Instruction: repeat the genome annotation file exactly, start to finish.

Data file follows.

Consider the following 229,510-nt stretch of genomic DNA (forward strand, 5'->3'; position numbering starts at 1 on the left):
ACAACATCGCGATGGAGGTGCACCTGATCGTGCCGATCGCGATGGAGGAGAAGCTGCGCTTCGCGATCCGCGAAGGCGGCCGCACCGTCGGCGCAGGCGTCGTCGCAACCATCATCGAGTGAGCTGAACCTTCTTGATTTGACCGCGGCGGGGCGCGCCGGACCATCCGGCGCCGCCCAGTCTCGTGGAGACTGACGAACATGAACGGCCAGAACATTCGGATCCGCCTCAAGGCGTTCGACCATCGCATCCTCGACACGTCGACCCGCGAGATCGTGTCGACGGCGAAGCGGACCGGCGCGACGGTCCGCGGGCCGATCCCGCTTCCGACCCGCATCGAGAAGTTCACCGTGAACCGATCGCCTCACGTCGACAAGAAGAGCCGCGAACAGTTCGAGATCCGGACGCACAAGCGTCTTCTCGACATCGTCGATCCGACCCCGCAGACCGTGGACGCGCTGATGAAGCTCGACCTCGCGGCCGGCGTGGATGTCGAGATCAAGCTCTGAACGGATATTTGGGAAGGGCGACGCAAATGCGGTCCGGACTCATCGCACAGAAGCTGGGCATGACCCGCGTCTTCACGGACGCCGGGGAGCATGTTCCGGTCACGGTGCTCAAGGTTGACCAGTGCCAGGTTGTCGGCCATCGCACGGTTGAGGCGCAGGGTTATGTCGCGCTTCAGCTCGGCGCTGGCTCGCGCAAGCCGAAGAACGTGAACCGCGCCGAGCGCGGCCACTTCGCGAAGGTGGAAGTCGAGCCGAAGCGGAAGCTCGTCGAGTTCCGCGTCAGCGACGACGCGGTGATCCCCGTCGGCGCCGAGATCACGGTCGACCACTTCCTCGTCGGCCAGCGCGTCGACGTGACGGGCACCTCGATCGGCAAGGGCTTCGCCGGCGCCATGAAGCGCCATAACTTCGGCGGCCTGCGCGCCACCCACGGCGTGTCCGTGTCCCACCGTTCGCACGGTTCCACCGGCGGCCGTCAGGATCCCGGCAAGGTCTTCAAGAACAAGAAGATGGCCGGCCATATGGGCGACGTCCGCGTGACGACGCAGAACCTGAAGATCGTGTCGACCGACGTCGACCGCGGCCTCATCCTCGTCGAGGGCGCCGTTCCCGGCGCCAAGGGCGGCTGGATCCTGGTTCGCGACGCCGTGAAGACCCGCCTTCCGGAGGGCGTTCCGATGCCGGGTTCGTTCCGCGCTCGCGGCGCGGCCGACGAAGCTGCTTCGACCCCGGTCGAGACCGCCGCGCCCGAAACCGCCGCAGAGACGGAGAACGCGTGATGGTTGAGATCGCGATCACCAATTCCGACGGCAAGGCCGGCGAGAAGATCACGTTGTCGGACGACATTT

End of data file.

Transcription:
Consider the following 229,510-nt stretch of genomic DNA (forward strand, 5'->3'; position numbering starts at 1 on the left):
ACAACATCGCGATGGAGGTGCACCTGATCGTGCCGATCGCGATGGAGGAGAAGCTGCGCTTCGCGATCCGCGAAGGCGGCCGCACCGTCGGCGCAGGCGTCGTCGCAACCATCATCGAGTGAGCTGAACCTTCTTGATTTGACCGCGGCGGGGCGCGCCGGACCATCCGGCGCCGCCCAGTCTCGTGGAGACTGACGAACATGAACGGCCAGAACATTCGGATCCGCCTCAAGGCGTTCGACCATCGCATCCTCGACACGTCGACCCGCGAGATCGTGTCGACGGCGAAGCGGACCGGCGCGACGGTCCGCGGGCCGATCCCGCTTCCGACCCGCATCGAGAAGTTCACCGTGAACCGATCGCCTCACGTCGACAAGAAGAGCCGCGAACAGTTCGAGATCCGGACGCACAAGCGTCTTCTCGACATCGTCGATCCGACCCCGCAGACCGTGGACGCGCTGATGAAGCTCGACCTCGCGGCCGGCGTGGATGTCGAGATCAAGCTCTGAACGGATATTTGGGAAGGGCGACGCAAATGCGGTCCGGACTCATCGCACAGAAGCTGGGCATGACCCGCGTCTTCACGGACGCCGGGGAGCATGTTCCGGTCACGGTGCTCAAGGTTGACCAGTGCCAGGTTGTCGGCCATCGCACGGTTGAGGCGCAGGGTTATGTCGCGCTTCAGCTCGGCGCTGGCTCGCGCAAGCCGAAGAACGTGAACCGCGCCGAGCGCGGCCACTTCGCGAAGGTGGAAGTCGAGCCGAAGCGGAAGCTCGTCGAGTTCCGCGTCAGCGACGACGCGGTGATCCCCGTCGGCGCCGAGATCACGGTCGACCACTTCCTCGTCGGCCAGCGCGTCGACGTGACGGGCACCTCGATCGGCAAGGGCTTCGCCGGCGCCATGAAGCGCCATAACTTCGGCGGCCTGCGCGCCACCCACGGCGTGTCCGTGTCCCACCGTTCGCACGGTTCCACCGGCGGCCGTCAGGATCCCGGCAAGGTCTTCAAGAACAAGAAGATGGCCGGCCATATGGGCGACGTCCGCGTGACGACGCAGAACCTGAAGATCGTGTCGACCGACGTCGACCGCGGCCTCATCCTCGTCGAGGGCGCCGTTCCCGGCGCCAAGGGCGGCTGGATCCTGGTTCGCGACGCCGTGAAGACCCGCCTTCCGGAGGGCGTTCCGATGCCGGGTTCGTTCCGCGCTCGCGGCGCGGCCGACGAAGCTGCTTCGACCCCGGTCGAGACCGCCGCGCCCGAAACCGCCGCAGAGACGGAGAACGCGTGATGGTTGAGATCGCGATCACCAATTCCGACGGCAAGGCCGGCGAGAAGATCACGTTGTCGGACGACATTT